Avoid using the names of people or pets, or words found in the dictionary. It’s also best to avoid using key dates (birthdays, anniversaries, etc.).
Substituting look-alike characters for letters or numbers is no longer sufficient (for example, “Password” and “P@ssw0rd”). A strong password should look like a series of random characters.
If you have a desktop or laptop and your screen is full of application icons that require passwords, I suggest you use a reputable password management system. These types of password managers have helpful features to boost your security. First, they encrypt all your login information and other types of data that you might often hand over to a website, such as your address or credit card information. This allows you to not only keep your personal data secure, but organize the dizzying array of passwords that many of us have to manage. Second, many password managers generate unique, complicated passwords that are extremely difficult to crack. Through these two functions, password managers ensure that you have the strongest possible password, and do the hard task of “remembering” your passwords for you. Any password manager you use should, ideally, perform both of these security functions, which saves you time in having to create new passwords for each application.

Think Before You Click!
Tina Louise Penn
Cloud Technology Specialist
VoIP Certified Technician
888.871.6584 paid advertorial

Are all homeowners insurance policies the same?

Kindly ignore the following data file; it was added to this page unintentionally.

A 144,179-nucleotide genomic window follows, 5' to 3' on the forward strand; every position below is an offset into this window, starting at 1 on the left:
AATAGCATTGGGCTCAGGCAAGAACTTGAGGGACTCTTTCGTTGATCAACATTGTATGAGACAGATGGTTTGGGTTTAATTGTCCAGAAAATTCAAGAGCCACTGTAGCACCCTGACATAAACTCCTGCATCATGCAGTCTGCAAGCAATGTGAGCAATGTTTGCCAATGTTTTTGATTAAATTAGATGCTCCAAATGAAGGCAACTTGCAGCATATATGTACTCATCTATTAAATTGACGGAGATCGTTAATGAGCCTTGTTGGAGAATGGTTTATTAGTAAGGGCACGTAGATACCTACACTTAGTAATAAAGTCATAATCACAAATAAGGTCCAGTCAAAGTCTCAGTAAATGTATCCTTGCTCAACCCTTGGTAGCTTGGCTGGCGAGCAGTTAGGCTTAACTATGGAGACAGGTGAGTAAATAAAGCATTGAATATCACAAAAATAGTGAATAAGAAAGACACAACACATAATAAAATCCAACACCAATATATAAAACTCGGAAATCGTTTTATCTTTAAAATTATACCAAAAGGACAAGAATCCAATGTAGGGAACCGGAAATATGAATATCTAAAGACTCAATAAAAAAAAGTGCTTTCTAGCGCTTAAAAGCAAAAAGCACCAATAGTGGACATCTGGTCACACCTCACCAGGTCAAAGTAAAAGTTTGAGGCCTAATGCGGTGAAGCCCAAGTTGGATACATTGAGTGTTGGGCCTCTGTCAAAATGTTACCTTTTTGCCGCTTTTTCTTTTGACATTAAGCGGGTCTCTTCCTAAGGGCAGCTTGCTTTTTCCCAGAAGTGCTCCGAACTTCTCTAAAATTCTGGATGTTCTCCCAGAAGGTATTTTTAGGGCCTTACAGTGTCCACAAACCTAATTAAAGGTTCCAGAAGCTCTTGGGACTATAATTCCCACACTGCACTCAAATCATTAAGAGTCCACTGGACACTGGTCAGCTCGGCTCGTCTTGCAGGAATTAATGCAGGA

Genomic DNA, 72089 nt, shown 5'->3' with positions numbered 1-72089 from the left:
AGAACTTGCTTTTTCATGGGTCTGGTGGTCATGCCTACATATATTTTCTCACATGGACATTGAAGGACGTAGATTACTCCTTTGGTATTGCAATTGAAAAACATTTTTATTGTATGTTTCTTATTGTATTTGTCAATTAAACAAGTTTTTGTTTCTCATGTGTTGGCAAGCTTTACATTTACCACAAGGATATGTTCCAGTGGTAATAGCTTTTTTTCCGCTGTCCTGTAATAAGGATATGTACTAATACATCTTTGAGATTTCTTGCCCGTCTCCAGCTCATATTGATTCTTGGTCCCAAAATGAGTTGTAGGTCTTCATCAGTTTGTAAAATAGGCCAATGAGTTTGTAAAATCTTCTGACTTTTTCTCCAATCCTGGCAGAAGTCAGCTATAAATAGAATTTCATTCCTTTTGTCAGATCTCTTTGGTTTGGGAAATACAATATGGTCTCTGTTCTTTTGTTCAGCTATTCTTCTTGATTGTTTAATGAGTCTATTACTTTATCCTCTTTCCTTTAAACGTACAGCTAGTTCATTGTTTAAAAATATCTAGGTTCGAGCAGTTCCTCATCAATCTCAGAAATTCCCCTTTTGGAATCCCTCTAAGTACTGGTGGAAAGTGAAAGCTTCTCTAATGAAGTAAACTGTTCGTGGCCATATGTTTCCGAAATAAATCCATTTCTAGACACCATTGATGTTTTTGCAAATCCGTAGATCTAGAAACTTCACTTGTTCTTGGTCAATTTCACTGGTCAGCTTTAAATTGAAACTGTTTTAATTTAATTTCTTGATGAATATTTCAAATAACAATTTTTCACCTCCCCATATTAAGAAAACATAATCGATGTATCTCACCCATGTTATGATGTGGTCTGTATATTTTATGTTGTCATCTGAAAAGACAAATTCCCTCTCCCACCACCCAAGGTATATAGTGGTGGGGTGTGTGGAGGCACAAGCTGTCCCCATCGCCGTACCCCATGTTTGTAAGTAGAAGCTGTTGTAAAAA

No, they can be very different, and you want to be sure your insurance professional has access to the most comprehensive coverage available.

Homeowners will sometimes assume they only need “fire insurance,” which is actually “hazard insurance,” the minimum insurance you need to cover the mortgage. It doesn’t cover water damage, theft, vandalism, lightning, weight of snow, etc.

Homeowners insurance covers a lot more. In my 28 years of experience I’ve only lost maybe one home a year due to fire. But about 95 percent of my clients’ claims are for water damage. A good homeowners package covers everything you’d normally expect in your home, with the exception of flood and earthquake.

Water damage, which is separate from flood damage, includes such problems as damage from broken pipes within the house. Homeowners insurance doesn’t cover true flooding, which is what flood insurance covers. Flooding involves rising water from an outside source, such as rain coming down too fast, where storm drains can’t handle the volume.

A homeowners package policy, not just fire insurance, covers the estimated value to rebuild a house. Land is not included. Coverage A is your dwelling. Coverage B is separate structure, such as fences or a barn. Coverage C is personal property. Coverage D is loss of use, when you are not able to occupy your house due to a covered loss. Coverage E is liability, which includes someone getting hurt on your property. Coverage F is medical, for guests who hurt themselves where you aren’t necessarily liable for it.

If your agent says you only qualify for Covered California, it is only the bare minimum. Make sure the agent you choose represents a company offering a policy with the widest parameters possible. When these clients come to me, nine times out of 10 I’m able to place them with a more complete homeowners policy; it’s one of the advantages of representing several different companies.

Robb Nelson can be reached at 661-296-5123